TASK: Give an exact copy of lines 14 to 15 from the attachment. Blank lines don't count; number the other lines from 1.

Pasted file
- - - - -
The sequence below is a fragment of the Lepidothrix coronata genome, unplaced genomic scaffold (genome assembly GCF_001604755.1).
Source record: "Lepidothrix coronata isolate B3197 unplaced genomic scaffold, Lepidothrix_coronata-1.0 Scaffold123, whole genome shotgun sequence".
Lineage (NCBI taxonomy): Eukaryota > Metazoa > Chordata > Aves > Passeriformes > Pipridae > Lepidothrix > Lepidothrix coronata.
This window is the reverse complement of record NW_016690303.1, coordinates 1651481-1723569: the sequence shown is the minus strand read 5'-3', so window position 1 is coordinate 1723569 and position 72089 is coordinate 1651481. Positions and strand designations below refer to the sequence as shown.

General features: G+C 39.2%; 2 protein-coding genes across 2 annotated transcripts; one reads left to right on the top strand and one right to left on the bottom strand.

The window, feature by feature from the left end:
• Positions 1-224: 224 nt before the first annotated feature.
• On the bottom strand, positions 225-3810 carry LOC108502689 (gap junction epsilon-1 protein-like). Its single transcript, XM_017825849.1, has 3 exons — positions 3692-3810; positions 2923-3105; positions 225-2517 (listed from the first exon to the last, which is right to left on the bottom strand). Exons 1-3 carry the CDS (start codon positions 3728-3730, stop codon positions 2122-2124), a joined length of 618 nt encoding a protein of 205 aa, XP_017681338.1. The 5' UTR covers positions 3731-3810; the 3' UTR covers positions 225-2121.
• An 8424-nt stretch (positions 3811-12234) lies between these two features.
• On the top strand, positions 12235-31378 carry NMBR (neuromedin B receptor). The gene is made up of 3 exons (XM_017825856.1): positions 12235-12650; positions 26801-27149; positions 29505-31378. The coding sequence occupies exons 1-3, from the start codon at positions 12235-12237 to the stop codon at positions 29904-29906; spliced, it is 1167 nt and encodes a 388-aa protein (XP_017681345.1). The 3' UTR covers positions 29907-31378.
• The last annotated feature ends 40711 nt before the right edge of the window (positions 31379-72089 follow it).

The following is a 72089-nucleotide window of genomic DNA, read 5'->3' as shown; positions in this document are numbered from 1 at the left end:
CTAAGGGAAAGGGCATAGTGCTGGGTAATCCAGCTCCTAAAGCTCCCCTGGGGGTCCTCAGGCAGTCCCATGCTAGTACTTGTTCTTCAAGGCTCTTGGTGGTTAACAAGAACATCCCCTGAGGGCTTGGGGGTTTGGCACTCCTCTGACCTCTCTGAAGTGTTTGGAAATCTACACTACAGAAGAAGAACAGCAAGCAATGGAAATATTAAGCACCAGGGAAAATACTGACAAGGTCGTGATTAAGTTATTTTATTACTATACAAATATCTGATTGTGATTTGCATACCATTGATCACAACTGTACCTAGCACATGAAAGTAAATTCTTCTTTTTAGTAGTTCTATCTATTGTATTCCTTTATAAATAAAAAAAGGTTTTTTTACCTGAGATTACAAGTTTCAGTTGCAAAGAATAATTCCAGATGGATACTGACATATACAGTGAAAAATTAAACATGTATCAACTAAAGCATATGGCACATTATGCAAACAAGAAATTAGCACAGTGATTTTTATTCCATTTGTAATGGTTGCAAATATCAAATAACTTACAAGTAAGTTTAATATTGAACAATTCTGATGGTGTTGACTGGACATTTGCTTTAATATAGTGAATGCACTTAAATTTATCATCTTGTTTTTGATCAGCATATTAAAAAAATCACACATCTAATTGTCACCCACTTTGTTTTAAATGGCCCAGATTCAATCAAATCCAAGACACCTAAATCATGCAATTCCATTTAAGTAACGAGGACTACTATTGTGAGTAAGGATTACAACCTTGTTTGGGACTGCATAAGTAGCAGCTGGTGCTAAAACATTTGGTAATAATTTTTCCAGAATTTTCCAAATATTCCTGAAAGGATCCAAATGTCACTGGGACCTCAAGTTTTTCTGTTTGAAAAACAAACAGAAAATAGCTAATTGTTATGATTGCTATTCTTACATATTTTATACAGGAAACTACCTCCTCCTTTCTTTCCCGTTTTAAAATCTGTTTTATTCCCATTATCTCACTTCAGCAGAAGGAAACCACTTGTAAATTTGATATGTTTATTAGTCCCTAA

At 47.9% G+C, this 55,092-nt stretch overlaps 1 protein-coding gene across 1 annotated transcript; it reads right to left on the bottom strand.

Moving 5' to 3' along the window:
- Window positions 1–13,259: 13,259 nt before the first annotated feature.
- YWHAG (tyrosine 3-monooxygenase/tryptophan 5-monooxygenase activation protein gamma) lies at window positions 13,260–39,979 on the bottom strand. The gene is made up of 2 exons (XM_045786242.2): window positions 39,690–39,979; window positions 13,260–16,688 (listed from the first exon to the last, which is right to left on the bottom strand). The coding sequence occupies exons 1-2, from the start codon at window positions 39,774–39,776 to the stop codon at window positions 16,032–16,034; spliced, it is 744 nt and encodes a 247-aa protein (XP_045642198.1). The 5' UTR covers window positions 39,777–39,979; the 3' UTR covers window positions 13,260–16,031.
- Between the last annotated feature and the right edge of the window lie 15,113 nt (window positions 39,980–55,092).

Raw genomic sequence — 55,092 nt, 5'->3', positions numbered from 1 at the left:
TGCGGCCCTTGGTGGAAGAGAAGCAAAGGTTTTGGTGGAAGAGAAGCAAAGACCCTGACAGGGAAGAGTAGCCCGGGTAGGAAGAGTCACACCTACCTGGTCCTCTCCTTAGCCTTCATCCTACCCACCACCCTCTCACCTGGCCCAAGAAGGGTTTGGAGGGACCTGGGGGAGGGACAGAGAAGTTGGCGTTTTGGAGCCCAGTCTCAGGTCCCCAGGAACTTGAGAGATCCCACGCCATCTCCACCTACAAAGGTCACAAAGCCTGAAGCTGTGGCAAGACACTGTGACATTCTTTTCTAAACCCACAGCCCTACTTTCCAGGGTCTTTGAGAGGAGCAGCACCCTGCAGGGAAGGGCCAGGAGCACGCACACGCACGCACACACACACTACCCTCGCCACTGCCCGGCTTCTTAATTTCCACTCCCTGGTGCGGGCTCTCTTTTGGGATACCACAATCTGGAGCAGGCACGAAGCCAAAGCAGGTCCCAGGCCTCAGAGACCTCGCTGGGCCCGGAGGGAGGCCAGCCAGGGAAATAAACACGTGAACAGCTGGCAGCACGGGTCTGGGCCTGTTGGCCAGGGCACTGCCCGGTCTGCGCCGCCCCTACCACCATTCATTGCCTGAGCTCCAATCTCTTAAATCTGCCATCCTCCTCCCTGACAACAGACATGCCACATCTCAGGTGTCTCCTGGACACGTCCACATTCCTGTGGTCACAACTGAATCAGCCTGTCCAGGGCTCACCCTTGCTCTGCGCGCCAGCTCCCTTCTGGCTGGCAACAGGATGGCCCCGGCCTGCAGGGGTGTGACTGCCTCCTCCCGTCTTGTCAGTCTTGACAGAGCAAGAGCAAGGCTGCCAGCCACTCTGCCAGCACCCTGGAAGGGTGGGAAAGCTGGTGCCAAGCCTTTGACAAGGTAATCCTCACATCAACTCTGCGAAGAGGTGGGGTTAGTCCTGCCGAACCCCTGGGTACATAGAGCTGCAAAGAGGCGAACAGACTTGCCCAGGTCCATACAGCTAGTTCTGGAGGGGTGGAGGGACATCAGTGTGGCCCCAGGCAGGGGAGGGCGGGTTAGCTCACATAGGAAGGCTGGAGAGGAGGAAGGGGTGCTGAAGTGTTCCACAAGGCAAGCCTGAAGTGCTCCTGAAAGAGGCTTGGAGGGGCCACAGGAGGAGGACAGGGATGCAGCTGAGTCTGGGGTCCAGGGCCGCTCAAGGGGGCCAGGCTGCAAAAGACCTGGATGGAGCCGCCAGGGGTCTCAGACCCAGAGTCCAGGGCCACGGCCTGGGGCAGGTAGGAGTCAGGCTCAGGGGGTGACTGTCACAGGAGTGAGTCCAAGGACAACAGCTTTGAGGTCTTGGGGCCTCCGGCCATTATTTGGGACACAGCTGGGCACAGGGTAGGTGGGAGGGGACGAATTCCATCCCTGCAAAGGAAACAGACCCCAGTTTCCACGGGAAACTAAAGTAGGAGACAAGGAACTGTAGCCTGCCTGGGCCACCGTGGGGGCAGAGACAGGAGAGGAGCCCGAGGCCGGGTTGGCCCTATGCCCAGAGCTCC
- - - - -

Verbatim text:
At 47.9% G+C, this 55,092-nt stretch overlaps 1 protein-coding gene across 1 annotated transcript; it reads right to left on the bottom strand.

Moving 5' to 3' along the window: